Is Post-Communist Health Spending Unusual?

JŠnos Kornai
What factors determine a country's spending on health? And what factors determine the share of spending financed by the public sector? Taking these factors into account, is post-communist health spending unusual? For the OECD economies, we find that per capita health spending is strongly related to per capita income, with an elasticity of about 1.5. The elasticity for developing economies is close to one. Spending is also positively related to the elderly dependency rate, but the relationship is weaker than a static comparison of spending by the elderly and non-elderly would suggest. Even though health spending as a share of GDP in the post-communist countries of eastern and central Europe is below the OECD average, there is evidence of above normal health spending in most countries when we control for income and demographics. For Hungary, the ,excess' spending reached over three percentage points of GDP in 1994. For the OECD sample, four development indicators account for half the variation in the public sector share of total health spending. Political variables help explain the remainder. If the post-communist countries converge to the market economy pattern, the share of public financing will fall, yet still remain well above half. [source]

Employers' Benefits from Workers' Health Insurance

Ellen O'Brien
Most nonelderly americans receive their health insurance coverage through their workplace. Almost all large firms offer a health insurance plan, and even though they face greater barriers to providing coverage, so do the majority of very small firms. These employment-based plans cover two-thirds of nonelderly Americans and pay most of working families' expenses for health care and about one-quarter of national health spending. Despite employers' role in the health insurance market, however, very little attention has been paid to employers' motivations for providing health insurance to workers. Why do employers offer health insurance to workers? Is it because workers want it? Because their unions demand it? Or do employers offer health benefits to workers because their productivity and profitability depend on it? The standard economic theory of the availability of employer-provided health insurance focuses on worker demand (Cutler 1997; Pauly 1997; Summers 1989). Even though many employers believe that health insurance and health affect employees' productivity and firms' performance, health economists typically overlook and rarely measure firms' returns on health-related investments. Some research, however, suggests that firms may benefit economically by providing health insurance coverage for workers and their families. For example, health coverage may help employers recruit and retain high-quality workers. Health may contribute to productivity by reducing the costs of absenteeism and turnover and by increasing workers' productivity. This article reviews the evidence and proposes an agenda for future research. A better understanding of the benefits to employers of offering health coverage to workers may help clarify employers' behavior and help private employers and public officials make appropriate investments in health. [source]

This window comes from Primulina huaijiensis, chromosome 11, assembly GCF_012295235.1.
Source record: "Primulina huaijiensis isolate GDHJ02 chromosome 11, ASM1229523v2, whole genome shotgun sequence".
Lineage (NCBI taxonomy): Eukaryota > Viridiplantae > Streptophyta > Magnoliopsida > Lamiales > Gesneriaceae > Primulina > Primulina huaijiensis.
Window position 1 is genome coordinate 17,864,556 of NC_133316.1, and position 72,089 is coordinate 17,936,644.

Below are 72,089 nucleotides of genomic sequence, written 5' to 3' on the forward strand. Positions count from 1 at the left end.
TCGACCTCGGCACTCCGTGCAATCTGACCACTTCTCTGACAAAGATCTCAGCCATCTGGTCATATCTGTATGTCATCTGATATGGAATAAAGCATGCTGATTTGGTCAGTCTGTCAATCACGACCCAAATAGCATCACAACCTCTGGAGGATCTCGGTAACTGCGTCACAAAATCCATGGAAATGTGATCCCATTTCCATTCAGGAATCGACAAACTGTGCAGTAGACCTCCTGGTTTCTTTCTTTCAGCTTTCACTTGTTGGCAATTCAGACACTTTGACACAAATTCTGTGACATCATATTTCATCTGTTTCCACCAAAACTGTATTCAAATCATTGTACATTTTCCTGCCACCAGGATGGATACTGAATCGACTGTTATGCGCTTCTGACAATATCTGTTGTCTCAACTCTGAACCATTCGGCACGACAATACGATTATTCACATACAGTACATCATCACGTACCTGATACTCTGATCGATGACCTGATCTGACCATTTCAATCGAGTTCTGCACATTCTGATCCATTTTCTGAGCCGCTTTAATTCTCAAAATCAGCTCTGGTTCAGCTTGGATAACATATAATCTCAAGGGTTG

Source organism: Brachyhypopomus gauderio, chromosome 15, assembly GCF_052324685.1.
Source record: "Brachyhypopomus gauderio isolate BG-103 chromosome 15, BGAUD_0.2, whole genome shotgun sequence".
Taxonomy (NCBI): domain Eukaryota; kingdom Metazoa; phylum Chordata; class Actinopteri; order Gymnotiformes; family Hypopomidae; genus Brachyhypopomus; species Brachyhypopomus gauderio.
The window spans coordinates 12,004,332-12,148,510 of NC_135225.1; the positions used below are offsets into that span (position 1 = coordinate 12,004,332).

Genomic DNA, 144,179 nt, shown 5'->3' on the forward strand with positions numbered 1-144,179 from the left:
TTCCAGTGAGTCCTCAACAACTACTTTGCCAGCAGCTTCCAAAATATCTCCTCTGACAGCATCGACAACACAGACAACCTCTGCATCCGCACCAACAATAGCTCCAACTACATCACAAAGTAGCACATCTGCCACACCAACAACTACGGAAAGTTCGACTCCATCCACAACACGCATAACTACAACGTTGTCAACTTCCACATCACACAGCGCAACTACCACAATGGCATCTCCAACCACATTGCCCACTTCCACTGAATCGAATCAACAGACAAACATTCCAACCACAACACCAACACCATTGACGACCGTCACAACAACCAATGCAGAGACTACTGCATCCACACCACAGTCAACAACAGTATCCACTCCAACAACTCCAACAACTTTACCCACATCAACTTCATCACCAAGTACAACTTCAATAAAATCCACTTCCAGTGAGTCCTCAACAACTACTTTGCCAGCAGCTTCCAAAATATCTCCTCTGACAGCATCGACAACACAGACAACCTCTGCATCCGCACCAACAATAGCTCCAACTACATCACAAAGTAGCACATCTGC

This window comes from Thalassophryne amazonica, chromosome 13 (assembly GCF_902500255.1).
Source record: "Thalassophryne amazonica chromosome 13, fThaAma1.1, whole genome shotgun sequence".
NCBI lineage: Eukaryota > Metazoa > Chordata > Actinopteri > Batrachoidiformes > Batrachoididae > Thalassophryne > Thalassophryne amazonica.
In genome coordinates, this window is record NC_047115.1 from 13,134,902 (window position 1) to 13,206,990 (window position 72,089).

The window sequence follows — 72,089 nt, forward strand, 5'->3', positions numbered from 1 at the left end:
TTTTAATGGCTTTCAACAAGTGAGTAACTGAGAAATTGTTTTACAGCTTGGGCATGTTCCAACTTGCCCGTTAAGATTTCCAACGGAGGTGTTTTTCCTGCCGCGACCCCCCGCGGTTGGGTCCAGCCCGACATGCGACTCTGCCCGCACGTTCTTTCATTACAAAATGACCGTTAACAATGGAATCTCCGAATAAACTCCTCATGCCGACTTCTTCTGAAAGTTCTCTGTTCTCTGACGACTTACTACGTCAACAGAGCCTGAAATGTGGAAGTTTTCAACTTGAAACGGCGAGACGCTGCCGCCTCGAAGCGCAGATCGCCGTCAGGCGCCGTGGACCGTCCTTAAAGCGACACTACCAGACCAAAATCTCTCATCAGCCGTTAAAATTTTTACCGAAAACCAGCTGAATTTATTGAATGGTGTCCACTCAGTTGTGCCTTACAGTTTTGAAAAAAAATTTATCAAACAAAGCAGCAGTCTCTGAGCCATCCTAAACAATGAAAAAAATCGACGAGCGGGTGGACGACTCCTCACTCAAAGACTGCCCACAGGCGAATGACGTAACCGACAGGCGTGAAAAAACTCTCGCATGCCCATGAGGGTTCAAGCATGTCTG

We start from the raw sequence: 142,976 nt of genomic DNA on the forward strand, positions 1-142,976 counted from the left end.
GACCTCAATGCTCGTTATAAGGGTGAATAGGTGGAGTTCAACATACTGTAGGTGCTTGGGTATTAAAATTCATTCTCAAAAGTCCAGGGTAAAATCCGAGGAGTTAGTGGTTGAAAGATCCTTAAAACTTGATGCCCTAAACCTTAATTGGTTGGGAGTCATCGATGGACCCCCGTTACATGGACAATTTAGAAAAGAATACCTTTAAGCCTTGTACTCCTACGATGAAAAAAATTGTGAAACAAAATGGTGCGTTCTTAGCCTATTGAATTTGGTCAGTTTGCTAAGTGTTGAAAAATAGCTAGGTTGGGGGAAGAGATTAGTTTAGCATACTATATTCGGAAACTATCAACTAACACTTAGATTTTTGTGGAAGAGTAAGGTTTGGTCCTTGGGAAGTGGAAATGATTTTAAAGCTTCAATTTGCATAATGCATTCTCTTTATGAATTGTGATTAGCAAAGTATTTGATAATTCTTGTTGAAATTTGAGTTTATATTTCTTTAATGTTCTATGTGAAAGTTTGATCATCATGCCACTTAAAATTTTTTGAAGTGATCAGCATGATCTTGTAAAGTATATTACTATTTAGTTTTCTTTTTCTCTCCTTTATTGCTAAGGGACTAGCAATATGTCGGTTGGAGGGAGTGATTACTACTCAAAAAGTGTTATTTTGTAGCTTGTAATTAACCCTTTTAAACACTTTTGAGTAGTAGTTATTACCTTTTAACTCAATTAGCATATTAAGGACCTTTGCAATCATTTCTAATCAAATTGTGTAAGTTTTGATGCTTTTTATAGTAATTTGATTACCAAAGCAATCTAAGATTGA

David Glick
H51; H52; O12 ABSTRACT This study examines the effect of government health care and education programs on the poor in Chile from 2000 to 2006. Results are obtained from a country-wide provincial-level panel data set with information on poverty and indigence head-count ratios, measures on the severity of poverty as captured by the Foster,Greer,Thorbecke P2 statistic, per capita public expenditures on health and education, as well as other variables that are thought to influence well-being. We use fixed-effects techniques to correct for time-invariant province-specific characteristics that may affect program placement. Our analysis demonstrates that per capita public health and education expenditures significantly reduce the incidence of poverty and indigence in Chile. In particular, for a 10,000 pesos (about $23) increase in provincial per capita health spending, the poverty head-count ratio decreases by 0.48 percent. Per capita education expenditures are particularly important to reducing the severity of poverty. Our results indicate that for a 10,000 pesos increase in education spending, the severity of poverty declines by as much as 1.53 percent. Furthermore, we provide evidence that public spending in Chile is non-random. In particular, government education expenditures may be allocated in keeping with compensatory motives. [source]